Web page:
Why a design degree isn't everything

With so many design courses available, it can be hard to imagine that anyone today would enter the design profession without first obtaining a design degree from a reputable university. There are some, however, for whom the traditional path was not the path chosen.

Michael Johnson is "creative and strategy director" of johnson banks, the design company he founded in 1992. A prolific, energetic and vociferous presence within the UK design scene and the winner of countless awards, he also has work in the permanent collection of the Victoria & Albert Museum.

Johnson graduated with a joint degree in marketing and visual art from Lancaster University. "An unusual combination," he admits. "It left me with half a degree in two subjects, and not really qualified to do either, as a series of painful interviews in London rather swiftly illustrated."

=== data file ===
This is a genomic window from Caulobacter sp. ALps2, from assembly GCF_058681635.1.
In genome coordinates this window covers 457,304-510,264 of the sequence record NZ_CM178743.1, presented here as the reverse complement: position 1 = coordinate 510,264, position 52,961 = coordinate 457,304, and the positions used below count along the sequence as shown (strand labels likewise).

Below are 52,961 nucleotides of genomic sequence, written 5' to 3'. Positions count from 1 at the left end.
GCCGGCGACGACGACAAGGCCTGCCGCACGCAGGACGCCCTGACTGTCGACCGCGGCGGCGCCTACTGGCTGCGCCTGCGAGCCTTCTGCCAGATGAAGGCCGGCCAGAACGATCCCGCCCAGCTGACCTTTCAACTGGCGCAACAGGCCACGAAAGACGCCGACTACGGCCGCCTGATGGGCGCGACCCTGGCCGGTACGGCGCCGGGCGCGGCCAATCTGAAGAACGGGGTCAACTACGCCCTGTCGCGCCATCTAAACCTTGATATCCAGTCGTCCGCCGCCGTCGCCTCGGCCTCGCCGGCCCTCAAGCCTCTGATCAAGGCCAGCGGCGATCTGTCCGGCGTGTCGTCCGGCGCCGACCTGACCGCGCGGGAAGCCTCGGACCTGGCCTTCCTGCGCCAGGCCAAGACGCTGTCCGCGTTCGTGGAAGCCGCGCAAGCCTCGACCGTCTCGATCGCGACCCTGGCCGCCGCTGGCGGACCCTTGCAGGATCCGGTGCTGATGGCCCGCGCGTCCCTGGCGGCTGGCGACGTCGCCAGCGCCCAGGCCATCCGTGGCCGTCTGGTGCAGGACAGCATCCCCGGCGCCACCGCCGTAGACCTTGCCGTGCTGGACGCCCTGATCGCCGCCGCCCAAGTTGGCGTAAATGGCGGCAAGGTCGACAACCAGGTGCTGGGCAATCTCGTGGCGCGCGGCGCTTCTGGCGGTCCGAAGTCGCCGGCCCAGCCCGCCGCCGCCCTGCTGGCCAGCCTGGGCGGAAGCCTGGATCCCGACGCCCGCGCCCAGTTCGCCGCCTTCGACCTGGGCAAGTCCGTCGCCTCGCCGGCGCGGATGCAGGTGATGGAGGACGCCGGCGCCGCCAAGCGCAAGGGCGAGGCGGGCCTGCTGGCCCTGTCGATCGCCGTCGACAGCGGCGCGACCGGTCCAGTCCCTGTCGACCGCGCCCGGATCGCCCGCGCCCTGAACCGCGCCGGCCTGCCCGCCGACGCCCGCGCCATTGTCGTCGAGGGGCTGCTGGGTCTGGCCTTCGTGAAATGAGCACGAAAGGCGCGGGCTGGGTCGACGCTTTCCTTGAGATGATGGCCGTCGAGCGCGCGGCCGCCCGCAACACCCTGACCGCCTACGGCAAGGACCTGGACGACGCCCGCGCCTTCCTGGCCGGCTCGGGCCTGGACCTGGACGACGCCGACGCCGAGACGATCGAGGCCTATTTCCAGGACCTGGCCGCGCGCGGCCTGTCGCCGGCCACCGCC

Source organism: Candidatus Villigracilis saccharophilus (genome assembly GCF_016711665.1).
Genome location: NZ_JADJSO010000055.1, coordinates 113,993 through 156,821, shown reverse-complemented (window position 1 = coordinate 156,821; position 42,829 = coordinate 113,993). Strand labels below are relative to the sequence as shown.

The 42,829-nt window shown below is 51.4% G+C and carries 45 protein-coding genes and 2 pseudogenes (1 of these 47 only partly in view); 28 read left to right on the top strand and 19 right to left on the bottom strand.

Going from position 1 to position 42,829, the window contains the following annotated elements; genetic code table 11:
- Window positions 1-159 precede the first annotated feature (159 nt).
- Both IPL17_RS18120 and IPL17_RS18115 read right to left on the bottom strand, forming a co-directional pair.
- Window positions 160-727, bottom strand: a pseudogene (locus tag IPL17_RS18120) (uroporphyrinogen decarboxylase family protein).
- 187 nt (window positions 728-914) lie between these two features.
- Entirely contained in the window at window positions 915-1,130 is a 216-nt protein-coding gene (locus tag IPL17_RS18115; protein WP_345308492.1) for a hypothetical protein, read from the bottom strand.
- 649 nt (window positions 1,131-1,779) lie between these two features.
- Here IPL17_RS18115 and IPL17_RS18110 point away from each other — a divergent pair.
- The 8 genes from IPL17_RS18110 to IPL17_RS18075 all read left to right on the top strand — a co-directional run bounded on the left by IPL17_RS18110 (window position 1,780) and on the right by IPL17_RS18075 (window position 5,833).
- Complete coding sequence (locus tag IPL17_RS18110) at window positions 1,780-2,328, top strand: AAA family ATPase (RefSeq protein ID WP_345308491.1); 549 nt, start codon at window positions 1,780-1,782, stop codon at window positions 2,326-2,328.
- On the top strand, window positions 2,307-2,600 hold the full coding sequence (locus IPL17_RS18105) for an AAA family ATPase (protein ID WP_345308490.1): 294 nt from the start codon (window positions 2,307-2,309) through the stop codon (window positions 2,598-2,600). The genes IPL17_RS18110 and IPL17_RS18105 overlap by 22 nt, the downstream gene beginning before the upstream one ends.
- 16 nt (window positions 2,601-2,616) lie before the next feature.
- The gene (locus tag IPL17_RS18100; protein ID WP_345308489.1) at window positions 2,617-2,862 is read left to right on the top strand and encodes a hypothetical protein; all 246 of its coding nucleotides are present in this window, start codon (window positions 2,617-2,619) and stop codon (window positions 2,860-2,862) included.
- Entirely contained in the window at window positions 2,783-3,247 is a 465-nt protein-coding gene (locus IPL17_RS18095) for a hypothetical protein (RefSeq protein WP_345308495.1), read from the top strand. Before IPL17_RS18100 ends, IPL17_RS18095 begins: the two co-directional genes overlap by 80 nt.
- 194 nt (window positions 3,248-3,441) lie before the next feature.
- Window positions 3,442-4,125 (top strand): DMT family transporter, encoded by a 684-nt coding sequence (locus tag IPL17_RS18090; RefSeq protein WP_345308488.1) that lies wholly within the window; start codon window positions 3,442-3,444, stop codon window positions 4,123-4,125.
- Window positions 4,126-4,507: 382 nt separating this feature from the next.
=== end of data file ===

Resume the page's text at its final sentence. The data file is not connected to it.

Learning through experience

Anyone looking at Johnson's international client list is unlikely to conclude that he has been impeded by his lack of a conventional design education.

For him it means that he is well equipped for his chosen path, which he describes as "significant re-brands of big organisations," requiring "logic and analysis as much as favourite typefaces and favoured grids".

"My degree gave me a glimpse into two worlds," he says, "but while there, and once graduated, I effectively had to train myself through a combination of a huge book collection, very hard work and very public and frequent mistakes."

"Being 'untrained' has left me determinedly pluralist – I was never in a designer ivory tower so I never had to leave one, to be honest."

Words: Adrian Shaughnessy Illustration: Tommy Parker

This article first appeared in Computer Arts issue 232, a design education special packed with insight, inspiration and behind-the-scenes access to the world's most exciting creative minds.

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